Monetary unit: ringgit (RM)
Capital city: Kuala Lumpur
Major languages: Malay
Major religions: Islam
Ethnic composition: Malay 50.9%; other indigenous 11.1%; Chinese 22.7%; Indian 6.9%; other citizen 1.2%; noncitizen 7.2%
Age breakdown: under 15, 30.2%; 15–29, 26.1%; 30–44, 21.7%; 45–59, 14.7%; 60–74, 5.8%; 75 and over, 1.5%
Life expectancy: male 70.6 years; female 76.2 years
Education: Percentage of population age 25–64 having: no formal schooling/unknown 8.4%; primary education 28.7%; lower secondary 20.7%; upper secondary 31.1%; higher 11.1%
Urban/Rural split: urban 71.3%; rural 28.7%
Income per household (USD): -
Broadband internet users (%): -
Source: Encyclopedia Britannica
Over the past 30 years Malaysia has transformed itself from an exporter of natural resources such as rubber, tin and palm oil, into a middle-income industrial economy. Its economy slowed a little during 2009 but has recovered well, and this, combined with liberalised foreign investment regulations, means that the country is increasingly attractive to multinationals.
Although its public relations market remains relatively underdeveloped compared to those elsewhere in Southeast Asia, it is developing fast. Ken Hong, global communications director of
LG Electronics, says: “Malaysia is a key market for us. Even though it is an Islamic country it is an open economy, and it has a dynamic, young population.”
He continues: “There is a lot of PR talent there. Often it’s people who have studied overseas and are returning home with their communications expertise and a professional approach to PR. Anyone who attends events in Malaysia always comes back surprised by what an advanced PR market it is.”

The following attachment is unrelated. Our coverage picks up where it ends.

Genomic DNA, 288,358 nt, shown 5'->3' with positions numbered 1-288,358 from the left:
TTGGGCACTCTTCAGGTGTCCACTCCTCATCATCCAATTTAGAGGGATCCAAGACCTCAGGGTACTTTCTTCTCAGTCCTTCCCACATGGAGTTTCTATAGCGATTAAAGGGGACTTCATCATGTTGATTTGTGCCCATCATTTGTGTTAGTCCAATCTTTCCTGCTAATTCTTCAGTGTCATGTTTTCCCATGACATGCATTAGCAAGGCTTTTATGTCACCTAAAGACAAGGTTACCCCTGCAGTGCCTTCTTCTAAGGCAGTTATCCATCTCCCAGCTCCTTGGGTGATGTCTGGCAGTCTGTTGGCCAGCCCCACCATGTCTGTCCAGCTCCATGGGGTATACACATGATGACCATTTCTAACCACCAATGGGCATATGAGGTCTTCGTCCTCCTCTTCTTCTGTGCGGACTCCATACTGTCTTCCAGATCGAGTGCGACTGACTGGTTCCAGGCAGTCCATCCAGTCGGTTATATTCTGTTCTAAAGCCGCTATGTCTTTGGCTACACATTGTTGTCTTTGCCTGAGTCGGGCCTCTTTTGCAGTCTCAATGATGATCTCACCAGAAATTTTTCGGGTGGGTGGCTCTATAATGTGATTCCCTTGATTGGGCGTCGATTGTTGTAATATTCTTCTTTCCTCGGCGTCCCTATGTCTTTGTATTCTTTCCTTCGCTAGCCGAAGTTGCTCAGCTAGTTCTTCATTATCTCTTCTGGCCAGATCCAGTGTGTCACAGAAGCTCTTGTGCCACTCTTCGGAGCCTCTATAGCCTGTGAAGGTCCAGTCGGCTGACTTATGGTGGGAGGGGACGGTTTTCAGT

Mainstream media remain important in Malaysia. Broadcast is led by the semi-private Media Prima, which owns four terrestrial TV stations, including market leader TV3. Two government-owned channels are important for reaching rural and civil service audiences. Radio is a powerful voice in the country, reaching nine out of ten Malaysians. AMP Radio is the key player.
Newspaper readership has shown a slight decline. The Star is the most-read English title, while vernacular newspapers such as Utusan Malaysia and Sin Chew Daily are also popular. Business media is led by The Edge Weekly, alongside the Financial Daily.
Low-cost carrier AirAsia is often considered the country's biggest branding success story of recent years, under the leadership of high-profile CEO Tony Fernandes.
National flag carrier Malaysia Airlines has, however, responded through a series of thoughtful and effective comms campaigns. Industry insiders talk respectfully about how the national carrier continues to defy expectations in the face of the worst aviation industry crisis and the challenges from the world's largest low-cost carrier – AirAsia - in its own backyard.
Another important brand is Petronas, the national oil giant which contributes a remarkable 40%
of government revenue. In recent years it has worked hard to build an image based around social harmony and many believe it has succeeded.
CIMB Bank has been able to profile itself as a professionally run, dynamic and fast-growing brand, and mention should also be made of mobile operator DiGi, which observers say punches above its weight perception-wise.
Government spend on PR is rising, fuelled by such initiatives as the Government Transformation Programme, and various new economic zones. Even the country's police force has called in external PR counsel.